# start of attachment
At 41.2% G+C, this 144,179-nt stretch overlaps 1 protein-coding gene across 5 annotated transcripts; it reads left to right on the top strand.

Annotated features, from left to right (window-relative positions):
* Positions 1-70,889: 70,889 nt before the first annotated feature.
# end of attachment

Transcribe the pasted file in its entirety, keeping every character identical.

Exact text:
At 41.2% G+C, this 144,179-nt stretch overlaps 1 protein-coding gene across 5 annotated transcripts; it reads left to right on the top strand.

Annotated features, from left to right (window-relative positions):
* Positions 1-70,889: 70,889 nt before the first annotated feature.